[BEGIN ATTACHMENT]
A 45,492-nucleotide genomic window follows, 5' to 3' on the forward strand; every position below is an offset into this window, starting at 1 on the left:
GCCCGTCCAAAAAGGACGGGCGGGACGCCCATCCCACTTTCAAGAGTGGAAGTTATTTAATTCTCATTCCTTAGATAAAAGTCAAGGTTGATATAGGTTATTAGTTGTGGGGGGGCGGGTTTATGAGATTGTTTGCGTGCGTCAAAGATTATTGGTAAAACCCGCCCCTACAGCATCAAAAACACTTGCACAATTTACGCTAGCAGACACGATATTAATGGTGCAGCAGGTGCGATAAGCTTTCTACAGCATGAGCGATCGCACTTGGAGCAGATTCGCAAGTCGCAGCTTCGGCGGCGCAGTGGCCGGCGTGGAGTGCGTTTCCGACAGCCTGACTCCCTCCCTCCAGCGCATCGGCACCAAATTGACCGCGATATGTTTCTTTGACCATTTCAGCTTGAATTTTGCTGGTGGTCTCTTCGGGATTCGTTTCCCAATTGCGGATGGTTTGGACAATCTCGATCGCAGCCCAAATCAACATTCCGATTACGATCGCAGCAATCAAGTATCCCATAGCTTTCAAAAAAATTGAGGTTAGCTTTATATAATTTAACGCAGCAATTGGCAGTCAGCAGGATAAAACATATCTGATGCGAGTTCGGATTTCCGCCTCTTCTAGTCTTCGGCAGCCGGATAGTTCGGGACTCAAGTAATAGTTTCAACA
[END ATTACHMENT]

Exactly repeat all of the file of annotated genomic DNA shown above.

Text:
A 45,492-nucleotide genomic window follows, 5' to 3' on the forward strand; every position below is an offset into this window, starting at 1 on the left:
GCCCGTCCAAAAAGGACGGGCGGGACGCCCATCCCACTTTCAAGAGTGGAAGTTATTTAATTCTCATTCCTTAGATAAAAGTCAAGGTTGATATAGGTTATTAGTTGTGGGGGGGCGGGTTTATGAGATTGTTTGCGTGCGTCAAAGATTATTGGTAAAACCCGCCCCTACAGCATCAAAAACACTTGCACAATTTACGCTAGCAGACACGATATTAATGGTGCAGCAGGTGCGATAAGCTTTCTACAGCATGAGCGATCGCACTTGGAGCAGATTCGCAAGTCGCAGCTTCGGCGGCGCAGTGGCCGGCGTGGAGTGCGTTTCCGACAGCCTGACTCCCTCCCTCCAGCGCATCGGCACCAAATTGACCGCGATATGTTTCTTTGACCATTTCAGCTTGAATTTTGCTGGTGGTCTCTTCGGGATTCGTTTCCCAATTGCGGATGGTTTGGACAATCTCGATCGCAGCCCAAATCAACATTCCGATTACGATCGCAGCAATCAAGTATCCCATAGCTTTCAAAAAAATTGAGGTTAGCTTTATATAATTTAACGCAGCAATTGGCAGTCAGCAGGATAAAACATATCTGATGCGAGTTCGGATTTCCGCCTCTTCTAGTCTTCGGCAGCCGGATAGTTCGGGACTCAAGTAATAGTTTCAACA